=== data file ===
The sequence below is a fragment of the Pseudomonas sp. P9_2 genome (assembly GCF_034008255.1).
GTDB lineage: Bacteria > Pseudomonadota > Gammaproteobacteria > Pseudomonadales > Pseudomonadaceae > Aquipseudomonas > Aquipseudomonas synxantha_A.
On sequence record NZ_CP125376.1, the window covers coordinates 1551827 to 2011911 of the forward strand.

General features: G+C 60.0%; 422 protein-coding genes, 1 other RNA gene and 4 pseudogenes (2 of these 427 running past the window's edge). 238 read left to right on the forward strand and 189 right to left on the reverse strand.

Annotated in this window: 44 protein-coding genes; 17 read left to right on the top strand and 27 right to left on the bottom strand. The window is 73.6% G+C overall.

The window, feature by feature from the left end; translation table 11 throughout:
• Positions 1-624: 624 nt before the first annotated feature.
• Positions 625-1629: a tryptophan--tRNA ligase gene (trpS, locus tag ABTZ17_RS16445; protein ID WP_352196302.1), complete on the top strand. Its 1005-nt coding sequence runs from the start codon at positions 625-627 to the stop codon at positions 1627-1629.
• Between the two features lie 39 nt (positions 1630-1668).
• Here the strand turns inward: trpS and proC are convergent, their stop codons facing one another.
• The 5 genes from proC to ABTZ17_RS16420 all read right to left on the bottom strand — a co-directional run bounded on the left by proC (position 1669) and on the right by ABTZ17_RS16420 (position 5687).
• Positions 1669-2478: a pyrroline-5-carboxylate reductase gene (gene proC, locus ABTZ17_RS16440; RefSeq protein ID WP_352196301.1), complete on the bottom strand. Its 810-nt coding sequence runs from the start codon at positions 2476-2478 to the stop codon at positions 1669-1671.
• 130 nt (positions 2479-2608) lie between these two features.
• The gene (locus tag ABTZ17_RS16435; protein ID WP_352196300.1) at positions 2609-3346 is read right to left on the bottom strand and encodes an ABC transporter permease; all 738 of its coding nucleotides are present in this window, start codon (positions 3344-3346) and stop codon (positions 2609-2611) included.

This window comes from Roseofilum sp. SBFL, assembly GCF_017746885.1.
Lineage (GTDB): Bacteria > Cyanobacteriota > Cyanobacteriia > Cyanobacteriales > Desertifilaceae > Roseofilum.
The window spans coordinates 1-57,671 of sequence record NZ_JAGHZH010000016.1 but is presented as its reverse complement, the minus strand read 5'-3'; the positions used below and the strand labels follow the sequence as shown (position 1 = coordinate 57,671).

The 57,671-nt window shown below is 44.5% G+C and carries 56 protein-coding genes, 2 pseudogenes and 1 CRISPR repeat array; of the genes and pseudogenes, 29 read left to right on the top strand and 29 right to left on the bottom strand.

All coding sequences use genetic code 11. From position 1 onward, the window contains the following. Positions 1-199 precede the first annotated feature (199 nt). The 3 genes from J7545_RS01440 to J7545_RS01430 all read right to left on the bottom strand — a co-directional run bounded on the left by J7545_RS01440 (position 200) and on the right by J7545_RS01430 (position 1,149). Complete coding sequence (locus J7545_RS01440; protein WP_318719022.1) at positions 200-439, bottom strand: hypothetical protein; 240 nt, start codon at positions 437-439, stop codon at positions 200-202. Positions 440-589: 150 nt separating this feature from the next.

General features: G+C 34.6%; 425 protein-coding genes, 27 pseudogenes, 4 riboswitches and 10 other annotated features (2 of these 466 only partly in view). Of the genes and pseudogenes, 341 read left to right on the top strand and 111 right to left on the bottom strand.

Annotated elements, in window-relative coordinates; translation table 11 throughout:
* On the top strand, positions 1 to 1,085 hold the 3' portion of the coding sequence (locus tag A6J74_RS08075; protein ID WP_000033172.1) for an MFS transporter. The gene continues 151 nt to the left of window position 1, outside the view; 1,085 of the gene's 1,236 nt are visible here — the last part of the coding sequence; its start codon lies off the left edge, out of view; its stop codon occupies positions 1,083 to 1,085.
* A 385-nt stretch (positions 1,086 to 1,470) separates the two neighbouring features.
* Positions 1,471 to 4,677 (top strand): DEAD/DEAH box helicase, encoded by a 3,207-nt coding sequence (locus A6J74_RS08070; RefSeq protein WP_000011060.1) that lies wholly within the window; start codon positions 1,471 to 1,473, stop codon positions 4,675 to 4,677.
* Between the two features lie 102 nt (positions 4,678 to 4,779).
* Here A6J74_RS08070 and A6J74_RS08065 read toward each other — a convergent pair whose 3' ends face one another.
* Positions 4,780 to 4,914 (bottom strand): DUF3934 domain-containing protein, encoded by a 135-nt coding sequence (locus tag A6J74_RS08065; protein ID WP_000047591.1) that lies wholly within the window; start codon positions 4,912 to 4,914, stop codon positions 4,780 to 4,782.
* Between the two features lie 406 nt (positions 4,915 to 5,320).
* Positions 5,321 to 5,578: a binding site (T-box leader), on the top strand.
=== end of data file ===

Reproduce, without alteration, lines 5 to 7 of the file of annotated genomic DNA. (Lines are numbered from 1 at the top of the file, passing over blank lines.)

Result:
Annotated in this window: 44 protein-coding genes; 17 read left to right on the top strand and 27 right to left on the bottom strand. The window is 73.6% G+C overall.

The window, feature by feature from the left end; translation table 11 throughout:
• Positions 1-624: 624 nt before the first annotated feature.